Advice on how much women should drink during pregnancy is confusing according to doctors, who have called on government to take more action to address the devastating consequences of alcohol use in pregnancy.
The move came at the British Medical Association’s (BMA) Annual Representative Meeting (ARM) where delegates shared concerns that children suffering from fetal alcohol syndrome – the mental and physical problems that occur due to drinking during pregnancy - are being failed by the lack of a clear referral pathway for diagnosis, management and support.
The BMA’s moved has been backed locally by Fife Alcohol Support Service (FASS). The organisation’s Service Manager Jim Bett commented: “The message is quite clear to all expectant mothers, that you should refrain from alcohol during pregnancy for the sake of your child.”
And he encouraged anyone experiencing problems to contact FASS.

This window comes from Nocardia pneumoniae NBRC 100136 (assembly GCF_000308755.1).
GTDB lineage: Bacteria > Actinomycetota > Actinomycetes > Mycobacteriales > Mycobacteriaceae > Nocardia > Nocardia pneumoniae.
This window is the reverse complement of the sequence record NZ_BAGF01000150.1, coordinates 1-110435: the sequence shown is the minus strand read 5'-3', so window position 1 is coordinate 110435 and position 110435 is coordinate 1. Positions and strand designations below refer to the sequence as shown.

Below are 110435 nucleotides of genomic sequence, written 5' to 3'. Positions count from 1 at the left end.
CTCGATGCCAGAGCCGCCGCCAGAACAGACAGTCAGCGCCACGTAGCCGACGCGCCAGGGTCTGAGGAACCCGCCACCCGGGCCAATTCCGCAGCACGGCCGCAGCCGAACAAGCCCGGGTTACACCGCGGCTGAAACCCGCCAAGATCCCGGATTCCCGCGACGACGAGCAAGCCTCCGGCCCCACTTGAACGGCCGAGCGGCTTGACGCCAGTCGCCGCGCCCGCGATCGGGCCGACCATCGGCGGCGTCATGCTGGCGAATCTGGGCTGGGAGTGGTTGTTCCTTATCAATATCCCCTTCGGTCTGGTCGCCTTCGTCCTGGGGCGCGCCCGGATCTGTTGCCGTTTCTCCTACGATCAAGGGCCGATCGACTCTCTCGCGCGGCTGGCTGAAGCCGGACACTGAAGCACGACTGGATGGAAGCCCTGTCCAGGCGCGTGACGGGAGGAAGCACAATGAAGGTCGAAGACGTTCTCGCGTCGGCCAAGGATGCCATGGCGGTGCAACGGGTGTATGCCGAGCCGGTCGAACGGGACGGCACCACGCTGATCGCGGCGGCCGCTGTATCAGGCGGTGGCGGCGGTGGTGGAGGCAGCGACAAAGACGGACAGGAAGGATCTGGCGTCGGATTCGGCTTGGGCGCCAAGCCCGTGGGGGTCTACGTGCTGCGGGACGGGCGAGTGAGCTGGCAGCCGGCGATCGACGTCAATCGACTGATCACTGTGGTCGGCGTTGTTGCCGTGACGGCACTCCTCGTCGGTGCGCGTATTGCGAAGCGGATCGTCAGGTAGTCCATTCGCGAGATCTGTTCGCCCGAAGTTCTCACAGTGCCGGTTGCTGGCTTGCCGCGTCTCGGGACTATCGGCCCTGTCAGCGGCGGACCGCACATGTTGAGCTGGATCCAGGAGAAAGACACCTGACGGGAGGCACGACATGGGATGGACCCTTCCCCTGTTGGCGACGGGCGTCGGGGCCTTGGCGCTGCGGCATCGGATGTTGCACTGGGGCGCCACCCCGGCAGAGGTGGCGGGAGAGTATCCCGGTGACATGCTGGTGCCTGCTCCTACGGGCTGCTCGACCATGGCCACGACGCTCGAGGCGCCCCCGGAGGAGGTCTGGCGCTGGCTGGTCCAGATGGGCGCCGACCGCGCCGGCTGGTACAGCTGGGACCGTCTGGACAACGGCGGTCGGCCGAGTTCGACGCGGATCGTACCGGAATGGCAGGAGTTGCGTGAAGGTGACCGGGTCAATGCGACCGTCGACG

BMA President Elect and former Children’s Commissioner Sir Al Aynsley-Green said advice to expectant mothers in the UK was “inconsistent, contradictory and confusing” and accused politicians of denying the scale and importance of the problem.
The BMA called for better labelling on alcohol about the risks of drinking during pregnancy and for further work to raise the public awareness of the risks of alcohol in pregnancy.
Sir Al said: “Exposure to alcohol before birth is one of the most significant causes of childhood brain damage, learning disability, poor behaviour and even criminality, affecting up to one in every 100 infants.
“There has, however, been political denial of the scale and importance of the problem,” he claimed, continuing: “It is time for concerted political and professional leadership from government, the alcohol industry, Medical Royal Colleges, and support agencies to work alongside women, families and affected adults and children to address the challenges.”